The 1947 Succession Act and 25th Amendment are Dangerously Incomplete

By Rahem Hamid – Senior Political Correspondent

The diagnosis of President Trump with COVID-19 on Friday and his subsequent admission into Walter Reed hospital brought to light one of our most recent constitutional amendments and a relatively unknown US law. The 25th amendment, proposed after the assassination of President Kennedy and ratified in 1967, lays out in clear terms what is to happen in a variety of scenarios if the President is ever incapacitated. The 1947 Presidential Succession Act was the third of its kind in US history that spells out in clear terms who is 3rd, 4th, 5th, and all the way to the 20th in line to the presidency. But both have gaping holes that leave us susceptible to national and international chaos in unprecedented times.

The 25th Amendment, as Garrett Graff of Politico pointed out, is thorough when discussing succession to the President. Should the President die or resign, the Vice President takes office. If the office of the VP is vacant, the President will nominate someone who has to be confirmed by both houses of Congress. The President can also transfer power to the Vice President for a short period of time if he or she can’t carry out his or her duties. Even the Vice President and Cabinet can wrest power away from the President should they deem him or her unfit to hold the office, and there are several steps covering all scenarios in that unlikely event. This is all spelled out in the Constitution.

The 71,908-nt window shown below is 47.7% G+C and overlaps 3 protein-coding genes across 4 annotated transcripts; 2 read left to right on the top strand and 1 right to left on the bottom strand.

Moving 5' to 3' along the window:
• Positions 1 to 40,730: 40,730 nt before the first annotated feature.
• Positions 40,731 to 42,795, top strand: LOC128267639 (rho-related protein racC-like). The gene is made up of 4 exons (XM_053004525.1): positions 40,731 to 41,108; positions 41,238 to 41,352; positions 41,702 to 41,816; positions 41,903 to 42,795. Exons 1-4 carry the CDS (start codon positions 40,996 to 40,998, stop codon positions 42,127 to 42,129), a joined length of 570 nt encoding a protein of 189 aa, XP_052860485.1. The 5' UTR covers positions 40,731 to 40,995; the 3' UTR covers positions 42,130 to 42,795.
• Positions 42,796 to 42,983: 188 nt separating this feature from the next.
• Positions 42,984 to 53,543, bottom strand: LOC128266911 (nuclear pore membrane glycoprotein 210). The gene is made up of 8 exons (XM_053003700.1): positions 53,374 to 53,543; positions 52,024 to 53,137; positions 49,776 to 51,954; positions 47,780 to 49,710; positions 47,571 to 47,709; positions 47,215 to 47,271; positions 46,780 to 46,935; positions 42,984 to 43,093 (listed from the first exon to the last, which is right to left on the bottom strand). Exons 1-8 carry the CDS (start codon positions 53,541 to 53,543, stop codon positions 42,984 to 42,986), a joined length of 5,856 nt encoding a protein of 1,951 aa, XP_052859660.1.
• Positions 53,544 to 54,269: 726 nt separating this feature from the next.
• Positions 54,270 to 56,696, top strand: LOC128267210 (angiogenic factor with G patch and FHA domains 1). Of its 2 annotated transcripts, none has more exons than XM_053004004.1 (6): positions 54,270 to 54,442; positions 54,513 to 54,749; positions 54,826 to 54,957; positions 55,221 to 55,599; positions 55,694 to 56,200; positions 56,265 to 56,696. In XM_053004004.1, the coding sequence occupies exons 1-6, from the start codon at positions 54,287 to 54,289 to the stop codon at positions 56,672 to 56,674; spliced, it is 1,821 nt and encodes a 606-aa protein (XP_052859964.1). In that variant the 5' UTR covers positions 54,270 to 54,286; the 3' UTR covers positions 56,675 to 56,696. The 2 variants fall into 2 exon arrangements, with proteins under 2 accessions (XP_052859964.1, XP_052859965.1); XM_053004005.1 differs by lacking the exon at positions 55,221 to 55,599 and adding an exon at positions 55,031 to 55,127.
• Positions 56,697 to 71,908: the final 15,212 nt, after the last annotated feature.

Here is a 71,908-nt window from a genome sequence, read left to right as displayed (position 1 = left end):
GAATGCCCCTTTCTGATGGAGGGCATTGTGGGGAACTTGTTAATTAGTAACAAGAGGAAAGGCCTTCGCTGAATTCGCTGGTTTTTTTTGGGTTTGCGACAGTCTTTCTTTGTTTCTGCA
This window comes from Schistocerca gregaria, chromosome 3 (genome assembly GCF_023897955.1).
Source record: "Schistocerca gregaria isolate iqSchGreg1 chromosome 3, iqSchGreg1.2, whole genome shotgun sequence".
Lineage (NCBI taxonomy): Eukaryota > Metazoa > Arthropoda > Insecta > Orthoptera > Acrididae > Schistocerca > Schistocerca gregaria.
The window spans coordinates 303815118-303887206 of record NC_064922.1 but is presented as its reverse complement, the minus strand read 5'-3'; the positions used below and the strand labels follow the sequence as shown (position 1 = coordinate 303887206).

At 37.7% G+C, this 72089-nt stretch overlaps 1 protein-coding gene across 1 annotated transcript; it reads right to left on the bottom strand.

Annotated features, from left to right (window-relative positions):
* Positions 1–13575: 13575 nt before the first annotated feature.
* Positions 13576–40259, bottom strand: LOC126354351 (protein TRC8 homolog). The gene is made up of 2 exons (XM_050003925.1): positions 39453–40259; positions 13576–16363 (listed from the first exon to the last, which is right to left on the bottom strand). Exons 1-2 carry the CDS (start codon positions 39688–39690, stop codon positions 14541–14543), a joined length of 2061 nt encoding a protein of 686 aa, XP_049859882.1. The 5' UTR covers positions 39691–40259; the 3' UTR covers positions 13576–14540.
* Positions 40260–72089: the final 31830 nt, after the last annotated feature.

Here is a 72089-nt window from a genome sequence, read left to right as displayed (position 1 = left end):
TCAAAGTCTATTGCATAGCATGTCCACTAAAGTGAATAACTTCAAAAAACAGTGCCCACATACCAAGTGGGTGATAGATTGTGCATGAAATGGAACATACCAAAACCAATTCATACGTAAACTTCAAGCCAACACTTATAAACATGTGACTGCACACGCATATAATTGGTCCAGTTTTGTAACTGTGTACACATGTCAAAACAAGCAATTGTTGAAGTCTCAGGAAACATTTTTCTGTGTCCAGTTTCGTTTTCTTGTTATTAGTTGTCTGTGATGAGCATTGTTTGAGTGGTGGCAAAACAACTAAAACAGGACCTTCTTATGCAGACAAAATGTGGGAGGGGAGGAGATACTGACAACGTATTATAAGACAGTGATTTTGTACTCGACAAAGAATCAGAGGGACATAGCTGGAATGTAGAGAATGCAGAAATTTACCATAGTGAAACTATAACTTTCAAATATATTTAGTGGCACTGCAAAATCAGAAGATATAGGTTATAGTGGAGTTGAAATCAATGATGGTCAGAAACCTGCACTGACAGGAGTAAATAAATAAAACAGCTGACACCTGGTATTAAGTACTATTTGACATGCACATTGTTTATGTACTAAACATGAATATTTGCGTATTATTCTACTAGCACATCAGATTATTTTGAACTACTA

But this brings us to our next problem – what happens if the Vice President can’t carry out their duties? The Constitution only says that the President may appoint someone if the Vice Presidency is vacant – that’s only happened twice, once when President Nixon’s VP Spiro Agnew resigned and Gerald Ford was confirmed in 1974 and then again when, upon assuming the Presidency later that year, Gerald Ford left the VP office vacant and had to appoint one. But if the VP is simply incapacitated, who fills in? Worse yet, as Graff points out, what if both the President and Vice President are?

The 1947 Presidential Succession Act says it’s the Speaker of the House, followed by the President Pro Tempore of the Senate (tradition dictates that that’s the longest serving member of the majority party, an honor currently bestowed upon Senator Chuck Grassley of Iowa). This Act is the third succession act we’ve had since the founding of this country – the Constitution gives the power of drawing up the line of succession to Congress. In 1792, they said it was simply the President pro tempore followed by the Speaker of the House. In 1886, both offices were stripped from the line and replaced with Cabinet secretaries, in the order their departments were founded. In 1947, with the now present threat of nuclear war, the act was amended – the Speaker of the House and President Pro Tempore were reinstalled, this time above the Cabinet secretaries and in reverse order from 1792.